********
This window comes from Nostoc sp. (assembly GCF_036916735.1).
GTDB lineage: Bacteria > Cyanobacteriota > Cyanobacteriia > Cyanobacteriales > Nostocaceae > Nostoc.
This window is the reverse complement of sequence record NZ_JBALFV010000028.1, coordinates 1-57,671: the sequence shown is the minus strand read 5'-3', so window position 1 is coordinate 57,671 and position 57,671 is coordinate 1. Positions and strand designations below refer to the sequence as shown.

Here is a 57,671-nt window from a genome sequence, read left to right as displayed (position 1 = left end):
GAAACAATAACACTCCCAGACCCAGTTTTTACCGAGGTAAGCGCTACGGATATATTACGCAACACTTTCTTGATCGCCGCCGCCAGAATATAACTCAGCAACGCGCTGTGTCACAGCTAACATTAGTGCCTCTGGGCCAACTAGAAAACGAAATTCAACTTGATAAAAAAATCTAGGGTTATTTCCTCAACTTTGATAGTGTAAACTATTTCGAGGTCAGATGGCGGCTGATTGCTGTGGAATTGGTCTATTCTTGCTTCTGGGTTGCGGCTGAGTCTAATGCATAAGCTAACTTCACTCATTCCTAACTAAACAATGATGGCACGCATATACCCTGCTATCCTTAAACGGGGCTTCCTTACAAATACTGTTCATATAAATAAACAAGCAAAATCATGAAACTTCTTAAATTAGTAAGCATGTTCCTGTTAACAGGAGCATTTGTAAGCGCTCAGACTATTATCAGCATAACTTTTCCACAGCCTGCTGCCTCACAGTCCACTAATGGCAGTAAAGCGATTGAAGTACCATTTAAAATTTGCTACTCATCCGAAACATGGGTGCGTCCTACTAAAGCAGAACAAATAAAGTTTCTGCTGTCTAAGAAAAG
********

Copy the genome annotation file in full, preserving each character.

This window comes from Nostoc sp. (assembly GCF_036916735.1).
GTDB lineage: Bacteria > Cyanobacteriota > Cyanobacteriia > Cyanobacteriales > Nostocaceae > Nostoc.
This window is the reverse complement of sequence record NZ_JBALFV010000028.1, coordinates 1-57,671: the sequence shown is the minus strand read 5'-3', so window position 1 is coordinate 57,671 and position 57,671 is coordinate 1. Positions and strand designations below refer to the sequence as shown.

Here is a 57,671-nt window from a genome sequence, read left to right as displayed (position 1 = left end):
GAAACAATAACACTCCCAGACCCAGTTTTTACCGAGGTAAGCGCTACGGATATATTACGCAACACTTTCTTGATCGCCGCCGCCAGAATATAACTCAGCAACGCGCTGTGTCACAGCTAACATTAGTGCCTCTGGGCCAACTAGAAAACGAAATTCAACTTGATAAAAAAATCTAGGGTTATTTCCTCAACTTTGATAGTGTAAACTATTTCGAGGTCAGATGGCGGCTGATTGCTGTGGAATTGGTCTATTCTTGCTTCTGGGTTGCGGCTGAGTCTAATGCATAAGCTAACTTCACTCATTCCTAACTAAACAATGATGGCACGCATATACCCTGCTATCCTTAAACGGGGCTTCCTTACAAATACTGTTCATATAAATAAACAAGCAAAATCATGAAACTTCTTAAATTAGTAAGCATGTTCCTGTTAACAGGAGCATTTGTAAGCGCTCAGACTATTATCAGCATAACTTTTCCACAGCCTGCTGCCTCACAGTCCACTAATGGCAGTAAAGCGATTGAAGTACCATTTAAAATTTGCTACTCATCCGAAACATGGGTGCGTCCTACTAAAGCAGAACAAATAAAGTTTCTGCTGTCTAAGAAAAG